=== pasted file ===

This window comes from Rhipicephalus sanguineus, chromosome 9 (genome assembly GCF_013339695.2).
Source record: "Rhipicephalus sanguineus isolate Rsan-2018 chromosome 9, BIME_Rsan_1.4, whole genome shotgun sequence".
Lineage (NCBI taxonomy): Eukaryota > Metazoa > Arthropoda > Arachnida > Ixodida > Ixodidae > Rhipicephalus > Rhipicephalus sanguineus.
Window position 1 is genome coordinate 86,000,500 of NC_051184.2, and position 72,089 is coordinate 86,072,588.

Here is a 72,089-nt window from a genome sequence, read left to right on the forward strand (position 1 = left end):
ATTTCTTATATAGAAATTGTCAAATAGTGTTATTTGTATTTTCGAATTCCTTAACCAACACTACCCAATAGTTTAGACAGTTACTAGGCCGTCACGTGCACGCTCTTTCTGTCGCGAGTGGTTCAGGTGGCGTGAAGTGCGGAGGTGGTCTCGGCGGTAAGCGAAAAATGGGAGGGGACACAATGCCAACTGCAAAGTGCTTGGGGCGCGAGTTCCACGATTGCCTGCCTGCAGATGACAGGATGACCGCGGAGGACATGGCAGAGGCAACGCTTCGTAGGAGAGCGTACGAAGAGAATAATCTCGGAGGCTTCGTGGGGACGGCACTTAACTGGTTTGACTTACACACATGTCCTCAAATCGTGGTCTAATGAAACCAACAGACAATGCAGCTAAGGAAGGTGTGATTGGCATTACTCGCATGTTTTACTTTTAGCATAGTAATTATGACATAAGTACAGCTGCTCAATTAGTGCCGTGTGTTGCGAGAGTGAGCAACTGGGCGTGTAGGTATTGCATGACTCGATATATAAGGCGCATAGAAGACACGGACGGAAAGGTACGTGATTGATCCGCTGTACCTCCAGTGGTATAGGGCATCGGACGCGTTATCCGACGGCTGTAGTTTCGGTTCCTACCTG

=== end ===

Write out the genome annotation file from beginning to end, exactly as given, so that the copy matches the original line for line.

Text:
This window comes from Rhipicephalus sanguineus, chromosome 9 (genome assembly GCF_013339695.2).
Source record: "Rhipicephalus sanguineus isolate Rsan-2018 chromosome 9, BIME_Rsan_1.4, whole genome shotgun sequence".
Lineage (NCBI taxonomy): Eukaryota > Metazoa > Arthropoda > Arachnida > Ixodida > Ixodidae > Rhipicephalus > Rhipicephalus sanguineus.
Window position 1 is genome coordinate 86,000,500 of NC_051184.2, and position 72,089 is coordinate 86,072,588.

Here is a 72,089-nt window from a genome sequence, read left to right on the forward strand (position 1 = left end):
ATTTCTTATATAGAAATTGTCAAATAGTGTTATTTGTATTTTCGAATTCCTTAACCAACACTACCCAATAGTTTAGACAGTTACTAGGCCGTCACGTGCACGCTCTTTCTGTCGCGAGTGGTTCAGGTGGCGTGAAGTGCGGAGGTGGTCTCGGCGGTAAGCGAAAAATGGGAGGGGACACAATGCCAACTGCAAAGTGCTTGGGGCGCGAGTTCCACGATTGCCTGCCTGCAGATGACAGGATGACCGCGGAGGACATGGCAGAGGCAACGCTTCGTAGGAGAGCGTACGAAGAGAATAATCTCGGAGGCTTCGTGGGGACGGCACTTAACTGGTTTGACTTACACACATGTCCTCAAATCGTGGTCTAATGAAACCAACAGACAATGCAGCTAAGGAAGGTGTGATTGGCATTACTCGCATGTTTTACTTTTAGCATAGTAATTATGACATAAGTACAGCTGCTCAATTAGTGCCGTGTGTTGCGAGAGTGAGCAACTGGGCGTGTAGGTATTGCATGACTCGATATATAAGGCGCATAGAAGACACGGACGGAAAGGTACGTGATTGATCCGCTGTACCTCCAGTGGTATAGGGCATCGGACGCGTTATCCGACGGCTGTAGTTTCGGTTCCTACCTG